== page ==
John Carlos raised his black-gloved fist at the 1968 Olympics in Mexico City, an act that has defined his life. Carlos, who has written an autobiography, will speak in Seattle on Thursday night.
Here was John Carlos, an unapologetic crusader, feeling vulnerable. He looked at his mother, Violis, and tiptoed toward the one question he had spent four decades trying to ask.
This was 2008, 40 years after Carlos had lifted his black-gloved fist into the air at the Mexico City Olympics, teaming with Tommie Smith to make perhaps the most shocking political statement in sports history. Carlos summoned his courage again as he peered into Mom’s eyes.
“Were you ashamed?” he asked.
“I was never ashamed,” Violis said. “I never was, and I never will be ashamed of you. But I was afraid I’d get a call in the middle of the night saying that they’d killed you.”
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The son replied: “Mom, they can kill me. But they can’t kill what I stand for.”
That’s John Carlos in an anecdote. He’s not just a character in a frozen, polarizing moment from 43 years ago. He’s an ordinary man — a high-school guidance counselor — with extraordinary conviction, a keen sense of humanity and the defiance to make the rigid and the apathetic uncomfortable.
He has written a book with Dave Zirin to explain his dauntless life. He’s on a tour promoting “The John Carlos Story,” and he’ll be here at 7 p.m. Thursday at the Northwest African American Museum. Carlos, 66, is as sharp as ever. He’s as passionate as ever, too. When he talks, he sounds neither arrogant because he made history nor bitter because he was ostracized for it. Instead, his desire for equality remains his unobstructed focus. And when you ask about his life, he’s unabashedly honest.
“If I’m pissed off at anything about my life, I’m pissed off at myself for not making things easier for my family,” said Carlos, whose first wife, Kim, committed suicide in 1977. “I lost my first wife in this thing. But I’ll never be bitter toward anyone — not for the criticisms or the death threats or anything. If I’m bitter, they win.”
Carlos’ book is captivating because it is real and searing. He’s not an athlete looking to praise himself or sugarcoat his legacy. It’s as objective as an autobiography can be. You feel history come to life, but you also realize Carlos is very much living in the present.
“I don’t feel embraced, I feel like a survivor, like I survived cancer,” Carlos says in a blunt-yet-poetic introduction. “It’s like if you are sick, and no one wants to be around you, and when you’re well, everyone who thought you would go down for good doesn’t even want to make eye contact. It was almost like we were on a deserted island. … But we survived.”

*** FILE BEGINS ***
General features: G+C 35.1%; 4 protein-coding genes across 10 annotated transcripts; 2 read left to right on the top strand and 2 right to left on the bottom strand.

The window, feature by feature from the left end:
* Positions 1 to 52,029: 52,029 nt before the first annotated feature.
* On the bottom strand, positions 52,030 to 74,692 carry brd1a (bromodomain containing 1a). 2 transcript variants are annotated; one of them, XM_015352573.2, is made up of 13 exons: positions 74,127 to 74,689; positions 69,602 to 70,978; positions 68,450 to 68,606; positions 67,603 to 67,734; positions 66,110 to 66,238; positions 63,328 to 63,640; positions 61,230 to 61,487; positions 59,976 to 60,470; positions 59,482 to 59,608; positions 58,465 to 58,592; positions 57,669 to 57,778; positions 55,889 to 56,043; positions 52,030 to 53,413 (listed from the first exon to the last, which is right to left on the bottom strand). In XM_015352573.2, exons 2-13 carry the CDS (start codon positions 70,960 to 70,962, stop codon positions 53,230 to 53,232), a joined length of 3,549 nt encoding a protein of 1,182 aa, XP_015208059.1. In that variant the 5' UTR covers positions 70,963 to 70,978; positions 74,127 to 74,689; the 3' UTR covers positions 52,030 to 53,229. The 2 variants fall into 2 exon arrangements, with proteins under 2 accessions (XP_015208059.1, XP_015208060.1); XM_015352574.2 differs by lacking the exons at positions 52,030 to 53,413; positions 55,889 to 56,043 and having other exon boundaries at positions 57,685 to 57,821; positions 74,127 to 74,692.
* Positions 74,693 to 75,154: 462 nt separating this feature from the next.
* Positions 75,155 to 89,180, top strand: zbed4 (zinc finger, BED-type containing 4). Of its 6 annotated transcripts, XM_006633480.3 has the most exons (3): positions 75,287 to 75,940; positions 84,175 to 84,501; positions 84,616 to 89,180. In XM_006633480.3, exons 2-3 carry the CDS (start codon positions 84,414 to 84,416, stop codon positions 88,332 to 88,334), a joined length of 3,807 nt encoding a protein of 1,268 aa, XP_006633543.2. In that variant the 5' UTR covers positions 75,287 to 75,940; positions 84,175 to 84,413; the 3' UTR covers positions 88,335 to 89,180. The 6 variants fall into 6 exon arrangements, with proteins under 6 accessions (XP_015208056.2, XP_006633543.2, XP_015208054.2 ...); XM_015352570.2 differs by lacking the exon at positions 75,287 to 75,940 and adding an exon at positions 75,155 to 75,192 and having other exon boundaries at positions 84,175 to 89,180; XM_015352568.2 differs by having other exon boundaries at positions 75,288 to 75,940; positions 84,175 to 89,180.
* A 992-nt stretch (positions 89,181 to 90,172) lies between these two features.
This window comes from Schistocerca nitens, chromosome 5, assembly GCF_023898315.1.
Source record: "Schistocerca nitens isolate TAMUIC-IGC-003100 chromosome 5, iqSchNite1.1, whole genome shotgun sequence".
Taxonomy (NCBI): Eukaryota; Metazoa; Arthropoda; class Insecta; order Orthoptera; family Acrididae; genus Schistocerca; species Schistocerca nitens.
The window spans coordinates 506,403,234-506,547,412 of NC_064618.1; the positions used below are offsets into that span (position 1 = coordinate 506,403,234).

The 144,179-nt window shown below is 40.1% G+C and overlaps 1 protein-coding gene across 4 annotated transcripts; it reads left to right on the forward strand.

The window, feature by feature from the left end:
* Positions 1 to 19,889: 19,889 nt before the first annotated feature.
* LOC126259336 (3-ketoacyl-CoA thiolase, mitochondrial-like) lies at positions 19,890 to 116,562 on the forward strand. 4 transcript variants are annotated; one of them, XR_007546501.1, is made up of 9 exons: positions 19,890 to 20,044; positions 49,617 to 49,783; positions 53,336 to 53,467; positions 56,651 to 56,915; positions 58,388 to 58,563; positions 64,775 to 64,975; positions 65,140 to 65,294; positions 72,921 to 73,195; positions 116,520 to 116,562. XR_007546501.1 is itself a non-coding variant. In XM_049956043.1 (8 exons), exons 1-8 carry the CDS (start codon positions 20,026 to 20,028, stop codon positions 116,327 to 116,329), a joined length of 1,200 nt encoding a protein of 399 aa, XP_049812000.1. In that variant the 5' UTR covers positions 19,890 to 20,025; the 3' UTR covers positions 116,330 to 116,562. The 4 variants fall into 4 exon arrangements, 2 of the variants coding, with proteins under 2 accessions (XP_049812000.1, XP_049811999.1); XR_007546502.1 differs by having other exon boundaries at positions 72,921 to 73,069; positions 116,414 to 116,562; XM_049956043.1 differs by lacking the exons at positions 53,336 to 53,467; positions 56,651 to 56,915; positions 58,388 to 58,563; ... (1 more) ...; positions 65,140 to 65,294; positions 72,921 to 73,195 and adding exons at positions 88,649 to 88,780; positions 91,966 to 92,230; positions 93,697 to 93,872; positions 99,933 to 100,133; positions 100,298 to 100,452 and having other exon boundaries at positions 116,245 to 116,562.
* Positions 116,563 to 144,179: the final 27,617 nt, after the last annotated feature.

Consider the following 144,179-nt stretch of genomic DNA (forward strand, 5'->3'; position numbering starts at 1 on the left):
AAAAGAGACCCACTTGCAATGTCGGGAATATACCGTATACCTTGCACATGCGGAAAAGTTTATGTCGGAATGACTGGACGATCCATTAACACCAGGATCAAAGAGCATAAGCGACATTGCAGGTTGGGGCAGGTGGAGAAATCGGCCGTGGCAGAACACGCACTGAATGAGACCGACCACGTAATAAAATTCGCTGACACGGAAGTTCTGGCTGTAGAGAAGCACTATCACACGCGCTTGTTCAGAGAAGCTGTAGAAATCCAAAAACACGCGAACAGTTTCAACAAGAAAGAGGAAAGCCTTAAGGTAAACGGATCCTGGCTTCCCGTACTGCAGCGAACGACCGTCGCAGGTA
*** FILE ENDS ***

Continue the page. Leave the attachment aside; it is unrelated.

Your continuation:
In a telephone interview last week, Carlos admitted he had spent 43 years wondering one thing: “Why me?”
He had to possess courage to take a stand. But he had to have the talent to get to the stand. Carlos originally wanted to be an Olympic swimmer, but he soon realized that, during those times, African-American athletes didn’t have the proper training to become elite swimmers. So he turned to track. At the 1968 Olympics, he took the bronze medal in the 200 meters. Smith won the race, and Australian Peter Norman finished second.
The three decided to make a statement on the medal stand. They all wore Olympic Project for Human Rights badges. Smith and Carlos didn’t wear shoes — just black socks — to symbolize black poverty. Smith wore a black scarf around his neck, and Carlos opted to unzip his tracksuit top to represent blue-collar workers and to wear a necklace of beads to represent those who had been murdered and lynched.
But the most enduring part of the protest happened when the national anthem began. Smith and Carlos raised their black-gloved fists — Smith with his right hand, Carlos with his left — and they lowered their heads.
“People tried to make it a black thing,” Carlos said. “They called it a ‘black power salute.’ It wasn’t a black thing. It was for human rights.”
Why me? Carlos ponders it every day. “When I get before God, that’s the only time I’m going to get the answer,” he says.
He doesn’t ask the question with regret, however. No, he’s proud he had the strength and social consciousness at such a young age to take a stand. The moment defines his life, but in some ways, it was no different than when, as a teen, Carlos set a tree on fire in the courtyard of the public-housing projects in Harlem where his family lived. He did it because a caterpillar infestation was preventing his mother from sitting under the trees in the courtyard, and the building manager had ignored the problem.
“If I’ve got to take a whuppin’ for something I believe in, I’ll take that whuppin’,” Carlos says.
No shame. No fear. No regrets.
Jerry Brewer: 206-464-2277 or email@example.com